Speaker's Conference on Parliamentary Representation - Speaker's Conference (on Parliamentary Representation) Contents

6  Tackling supply-side barriers

Barriers to access for disabled people

167. We heard a great deal about the barriers which face people who have experienced injury, illness or disability who wish to take part in politics. In this section we discuss these barriers and what might be done to reduce and even remove them.

168. When we talk about injury, illness and disability we mean a wide range of impairments, including:

·  long-term illnesses or serious injury;

·  impairments that affect mobility;

·  impairments that affect the senses, such as blindness or deafness;

·  communications impairments such as stammering;

·  mental health impairments; and

·  learning disabilities.

169. We do not believe in what has been described as the "medical model" for thinking about disability, which considers that the key obstacles encountered by disabled people in everyday life are posed by the welfare or medical situations of those individuals. In recent years many of the traditional assumptions about the lives and capabilities of disabled people have been challenged. The impact of impairments varies considerably from person to person, but disabled people make adjustments, for example successfully overcoming the impact of fluctuations in energy levels by skilfully managing their workload. Today there is general agreement that the best way to support the independence and inclusion of disabled people lies in tackling the barriers that society puts in their way. This is sometimes known as the "social model" for thinking about disability: it has been accepted as the basis for government policy, and is the basis for several of our recommendations in this chapter and the next.

170. This point was made very well in the 2005 report of the Prime Minister's Strategy Unit on life chances for disabled people.[145] This summarised the barriers they face as:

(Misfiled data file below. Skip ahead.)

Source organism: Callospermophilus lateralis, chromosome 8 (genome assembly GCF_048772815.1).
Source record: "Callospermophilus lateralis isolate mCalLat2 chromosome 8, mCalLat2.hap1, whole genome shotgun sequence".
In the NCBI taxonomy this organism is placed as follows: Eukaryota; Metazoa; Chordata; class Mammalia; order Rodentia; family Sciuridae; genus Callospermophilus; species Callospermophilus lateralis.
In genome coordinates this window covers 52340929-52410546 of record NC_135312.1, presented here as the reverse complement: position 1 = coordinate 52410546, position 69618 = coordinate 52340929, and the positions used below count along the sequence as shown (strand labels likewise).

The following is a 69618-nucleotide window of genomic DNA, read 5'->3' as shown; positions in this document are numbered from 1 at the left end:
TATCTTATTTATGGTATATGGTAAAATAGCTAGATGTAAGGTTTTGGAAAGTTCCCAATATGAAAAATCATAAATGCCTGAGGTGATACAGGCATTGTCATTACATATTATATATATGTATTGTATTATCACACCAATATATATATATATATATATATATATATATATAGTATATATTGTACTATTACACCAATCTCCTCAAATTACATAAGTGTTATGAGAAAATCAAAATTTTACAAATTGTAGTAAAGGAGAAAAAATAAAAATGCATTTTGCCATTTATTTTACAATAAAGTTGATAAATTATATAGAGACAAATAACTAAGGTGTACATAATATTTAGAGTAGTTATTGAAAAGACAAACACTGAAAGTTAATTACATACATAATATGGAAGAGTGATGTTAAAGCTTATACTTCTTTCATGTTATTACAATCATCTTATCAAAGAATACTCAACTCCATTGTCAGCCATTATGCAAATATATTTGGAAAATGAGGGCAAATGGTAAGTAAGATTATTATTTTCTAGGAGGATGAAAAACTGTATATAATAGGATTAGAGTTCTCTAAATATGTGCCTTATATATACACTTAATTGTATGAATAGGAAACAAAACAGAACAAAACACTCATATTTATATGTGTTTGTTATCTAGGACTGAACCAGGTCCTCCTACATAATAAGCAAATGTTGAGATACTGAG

·  barriers caused by people's attitudes;

·  physical barriers such as the design of the built environment;

·  barriers resulting from policy design and delivery which fail to take disabled people into account; and

·  barriers linked to lack of empowerment, as a result of which disabled people are often not listened to, consulted or involved.

171. The report concludes that:

    The cumulative effect of these barriers is to marginalise disabled people from the mainstream of society and the economy. Removal of these barriers is key to empowering disabled people, and giving them the opportunity to exercise their responsibilities as citizens—in the home, in the community and in the workplace.[146]

The Strategy Unit identifies four major areas of life for disabled people where particular barriers still need to be overcome: independent living, early years and family support, transition to adulthood, and employment. The navigation of complex modern society and public services can be a challenge for anybody; the added barriers which confront disabled people can severely limit and compromise their life chances. The "structural" barriers that, from the early years, shape society's and disabled people's own expectations deter far too many disabled people from even beginning to consider a life in politics.


172. Because of these barriers there is "a significant untapped pool of talent"[147] among disabled people. This applies as much to politics as to other aspects of life. For one thing, the number of disabled MPs does not reflect the proportion of the population that has an impairment.

173. At a local level the figures for elected offices are better, but they are still disappointing. While there is a fairly high proportion of disabled local councillors—in 2007 disabled councillors made up 13.3% of the total—many of them appear to have age-related conditions which may well have developed years after first election; the Councillors Commission said that 'younger disabled councillors are notably absent from most council chambers.'[148]

174. Public bodies offer an alternative option for people who want to get involved in public life. Being appointed to, and serving on, a public body can help people to learn the skills needed to run for and achieve elected office, including public speaking. While service on a public body is a valuable contribution in itself, for disabled people as well as others public appointments can be a good way of taking the first step towards elected office. Yet the Cabinet Office calculates that only 5% of all public appointments are held by disabled people—a clear under-representation.[149]